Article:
You can operate the HA-1 in three ways: from its front panel, from its dedicated remote, or from its iPhone/Android Bluetooth app. On the front panel, the source button can be pushed in to "enter" a selection. Options include source selection and your choice of three different home screens. The status screen supplies source, audio format, gain level, and current volume. The spectrum screen displays a dynamic spectrum of audio levels, and the VU meter screen gives you a pair of VU meters that measure the output signal levels. You can also select from three screen output levels, choose a high or normal preamp gain, put the HA-1 into home theater bypass, and select from two muting options via the source selector.
Instead of the usual credit-card-sized remote that's coupled with most modestly priced components, the HA-1 has its own dedicated remote that seems as if it was fashioned out of a solid slab of aluminum. The only thing it doesn't do is light up. The Bluetooth HA-1 control app has an identical layout to the remote and duplicates the remote's functions exactly.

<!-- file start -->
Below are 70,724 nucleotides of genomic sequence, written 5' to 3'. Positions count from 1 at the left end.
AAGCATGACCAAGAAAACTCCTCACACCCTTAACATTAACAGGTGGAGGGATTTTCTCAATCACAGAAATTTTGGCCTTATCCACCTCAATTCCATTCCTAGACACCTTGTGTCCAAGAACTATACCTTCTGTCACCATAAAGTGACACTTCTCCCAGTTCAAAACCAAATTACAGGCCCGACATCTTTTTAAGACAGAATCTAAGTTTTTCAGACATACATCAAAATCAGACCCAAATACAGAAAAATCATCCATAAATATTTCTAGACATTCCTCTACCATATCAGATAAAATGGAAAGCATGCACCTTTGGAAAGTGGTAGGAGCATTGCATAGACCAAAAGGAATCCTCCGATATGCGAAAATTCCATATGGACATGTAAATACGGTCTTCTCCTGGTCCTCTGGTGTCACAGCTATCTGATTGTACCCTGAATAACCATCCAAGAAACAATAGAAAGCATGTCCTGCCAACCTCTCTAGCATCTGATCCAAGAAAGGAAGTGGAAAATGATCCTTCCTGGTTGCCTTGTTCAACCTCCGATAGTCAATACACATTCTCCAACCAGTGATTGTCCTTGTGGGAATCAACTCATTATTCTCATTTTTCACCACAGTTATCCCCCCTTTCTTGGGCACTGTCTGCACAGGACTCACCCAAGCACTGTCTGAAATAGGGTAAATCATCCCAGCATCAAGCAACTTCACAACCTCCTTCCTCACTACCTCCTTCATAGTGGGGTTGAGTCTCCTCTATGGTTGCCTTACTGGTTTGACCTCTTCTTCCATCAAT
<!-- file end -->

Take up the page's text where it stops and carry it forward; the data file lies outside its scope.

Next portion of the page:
Most DAC/preamps with headphone amplifiers follow a standard convention: when you plug a set of headphones into the front panel, the device automatically mutes the analog outputs. The HA-1 does not follow this scheme. Instead, when you attach headphones, the analog outputs remain active. To mute these outputs, you must first change the "mute all" default setting to "mute pre-out" via the source selector's menus. Now you can mute the analog output by pushing the "mute" button on the front panel, remote, or app. However, if you select the "mute pre-out" setting, it means that, when you are listening via headphones, you can't use mute to cut off the output. Instead, the only way to lower the headphones' output is via the volume knob or volume controls on the remote or app.